“I always tell people who do these kinds of treatments, you better look over the fence,” he said. “Does that person have a dog outside during the daytime and the chemical is drifting to his dog, to the dog’s water bowl? To the neighbor’s 5-year-old out there playing in the yard? Do they keep bees in their backyard? ... When houses are close together, talk to your neighbor.”
Spraying when the winds are under 10 mph will help with drift, he said.
Before spraying, Waldvogel says to remove outdoor pet water bowls and children’s toys and cover your grill so that they’re not exposed to chemicals. Bird baths should be flushed and the water replaced.
Waldvogel strongly suggests walking your property with the mosquito sprayer ahead of time to pinpoint areas that should be avoided.
Clean up your yard
The most important thing you can do to reduce mosquitoes in your yard is to take away their habitat.
And mosquito control companies, Waldvogel says, should also be advising you on how to do that.
“You’re paying the professional to tell you do something about that tarp covering your boat with the water puddle that mosquitoes are breeding in,” he said. “They’ll tell you what you should correct in your yard that will help reduce the population — and get neighbors to do the same thing.”
Obourne says his company’s services include eliminating breeding habitats before one drop of chemical is even sprayed, estimating that perhaps 50 percent of mosquitoes are eliminated by the “tip and toss” practice of ridding an environment of standing water, which is the breeding ground for mosquitoes.
“In controlling a pest, you do the least environmentally impactful things first, then progress to the point of using chemicals,” Osbourne said. “Mosquito Authority is very conscientious when it comes to protecting and preserving beneficial insects.”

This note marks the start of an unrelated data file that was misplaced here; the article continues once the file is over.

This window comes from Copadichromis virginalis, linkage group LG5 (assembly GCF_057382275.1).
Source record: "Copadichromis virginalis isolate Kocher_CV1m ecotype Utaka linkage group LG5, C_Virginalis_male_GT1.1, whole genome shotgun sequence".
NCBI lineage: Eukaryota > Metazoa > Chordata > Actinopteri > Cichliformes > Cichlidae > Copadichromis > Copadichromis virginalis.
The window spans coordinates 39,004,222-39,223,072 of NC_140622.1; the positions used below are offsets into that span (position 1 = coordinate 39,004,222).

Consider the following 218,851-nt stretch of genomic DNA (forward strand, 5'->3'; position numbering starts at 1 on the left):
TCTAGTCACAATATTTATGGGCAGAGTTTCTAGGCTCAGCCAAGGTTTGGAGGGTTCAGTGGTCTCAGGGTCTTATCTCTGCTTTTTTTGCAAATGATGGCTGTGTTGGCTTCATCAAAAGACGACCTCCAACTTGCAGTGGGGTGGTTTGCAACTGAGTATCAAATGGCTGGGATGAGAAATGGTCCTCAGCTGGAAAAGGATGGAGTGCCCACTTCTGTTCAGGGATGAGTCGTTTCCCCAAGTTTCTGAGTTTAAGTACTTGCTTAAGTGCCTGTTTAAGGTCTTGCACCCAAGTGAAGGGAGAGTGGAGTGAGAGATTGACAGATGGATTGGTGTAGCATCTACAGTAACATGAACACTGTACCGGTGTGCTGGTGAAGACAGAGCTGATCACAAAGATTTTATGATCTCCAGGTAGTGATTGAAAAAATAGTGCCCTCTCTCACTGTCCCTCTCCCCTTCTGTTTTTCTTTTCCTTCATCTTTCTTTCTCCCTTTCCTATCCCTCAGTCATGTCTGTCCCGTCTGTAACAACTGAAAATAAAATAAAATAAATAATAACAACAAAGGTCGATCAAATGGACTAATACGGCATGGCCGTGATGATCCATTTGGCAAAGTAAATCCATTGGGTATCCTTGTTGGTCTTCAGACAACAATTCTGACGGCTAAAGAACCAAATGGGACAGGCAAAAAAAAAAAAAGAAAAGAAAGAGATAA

For areas where water can’t be completely eliminated, like in a bird bath or fountain, Osbourne says an all-natural larvicide is used in the water, which kills the mosquito larvae but doesn’t harm other wildlife. This can wipe out another chunk of a yard’s mosquito population.
Waldvogel points out that keeping your own yard clear of standing water may not be enough. You need to get your neighbors onboard.
“Mosquitoes are a neighborhood-scale problem,” Waldvogel says. “They don’t want to fly too far, they want to live near their food source. The more people in your neighborhood that participate in what we call source reduction — which means ‘clean up your yard’ — the better. If you have standing water somewhere, get it un-standing.”
Studies look to reduce chemical use
Reiskind also pushes the “tip and toss” practice to rid your yard of standing water. It’s simply the best first step to controlling mosquitoes.
Reiskind manages mosquito control studies at N.C. State, in conjunction with the N.C. Department of Health and Human Services, designed to determine how to best reduce the risk of the transmission of diseases, such as the Zika virus. For his studies, Reiskind also often works with Mosquito Authority, which has an entomologist on staff.
Last year’s mosquito study looked at the effectiveness of spraying and whether neighbors benefit from spraying at a “target house” (they do).
This year’s study looks at alternative approaches to mosquito control, in conjunction with conventional approaches, such as spraying. The study involves the use of traps that attract and kill the egg-laying female Tiger Mosquito, the most common mosquito here.
“The goal of the study is to use less and less of that (spraying) approach,” Reiskind says. “This year’s test is specific to that mosquito and unlikely to effect any other insects or animals.”
Osbourne is excited about the studies that help reduce the amount of chemicals needed to control mosquitoes, but stresses that mosquitoes must be controlled.
“Mosquitoes kill people and make people sick and something has to be done,” Osbourne said. “Whether it’s a company like us or the public taking action.”
▪ John Allran, a toxicologist at the N.C. Department of Agriculture, can answer questions about specific chemicals. 919-733-3556.
▪ The DriftWatch website — nc.driftwatch.org — is a great resource that lets beekeepers and organic farmers register their sites and communicate with pesticide applicators when it comes to large-scale spraying after natural disasters.